The shift to the ThanksGIVing pronunciation is a bit of a mystery. Linguist John McWhorter has suggested that the loss of the stress on thanks has to do with a change in our concept of the holiday, that we “don’t truly think about Thanksgiving as being about thankfulness anymore.” This kind of thing can happen when a word takes on a new, more abstract sense. When we use outgoing for mail that is literally going out, we are likely to stress the OUT. When we use it as a description of someone’s personality ("She's so outgoing!"), the stress might show up on the GO. Stress can shift with meaning.

But the stress shift might not be solely connected to the entrenchment of our turkey-eating rituals. The thanksGIVing stress pattern seems to have pre-dated the institution of the American holiday, according to an analysis of the meter of English poems by Mark Liberman at Language Log. ThanksGIVing has been around at least since the 17th century. However you say it, there is precedent to back you up. And room enough to focus on both the thanks and the giving.

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Watch Boris Karloff's 1966 Coffee Commercial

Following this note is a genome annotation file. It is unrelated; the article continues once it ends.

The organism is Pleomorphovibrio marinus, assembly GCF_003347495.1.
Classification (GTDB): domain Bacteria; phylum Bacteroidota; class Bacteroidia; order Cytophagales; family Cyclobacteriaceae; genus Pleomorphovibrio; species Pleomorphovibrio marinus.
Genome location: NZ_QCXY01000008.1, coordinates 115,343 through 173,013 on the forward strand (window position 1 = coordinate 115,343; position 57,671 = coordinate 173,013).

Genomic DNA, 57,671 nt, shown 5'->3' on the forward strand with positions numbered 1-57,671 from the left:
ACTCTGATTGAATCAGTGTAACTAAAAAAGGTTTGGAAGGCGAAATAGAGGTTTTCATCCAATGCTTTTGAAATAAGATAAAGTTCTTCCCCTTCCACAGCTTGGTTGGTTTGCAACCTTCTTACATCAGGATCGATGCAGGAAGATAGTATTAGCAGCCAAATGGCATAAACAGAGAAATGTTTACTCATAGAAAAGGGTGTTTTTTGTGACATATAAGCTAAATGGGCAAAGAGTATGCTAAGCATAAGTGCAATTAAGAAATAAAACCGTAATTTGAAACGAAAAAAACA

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TAKWest, Youtube

Horror legend Boris Karloff is famous for playing mummies, mad scientists, and of course, Frankenstein’s creation. In 1930, Karloff cemented the modern image of the monster—with its rectangular forehead, bolted neck, and enormous boots (allegedly weighing in at 11 pounds each)—in the minds of audiences.

But the horror icon, who was born 130 years ago today, also had a sense of humor. The actor appeared in numerous comedies, and even famously played a Boris Karloff look-alike (who’s offended when he’s mistaken for Karloff) in the original Broadway production of Arsenic and Old Lace

In the ’60s, Karloff also put his comedic chops to work in a commercial for Butter-Nut Coffee. The strange commercial, set in a spooky mansion, plays out like a movie scene, in which Karloff and the viewer are co-stars. Subtitles on the bottom of the screen feed the viewer lines, and Karloff responds accordingly. 

Watch the commercial below to see the British star selling coffee—and read your lines aloud to feel like you’re “acting” alongside Karloff. 

[h/t: Retroist]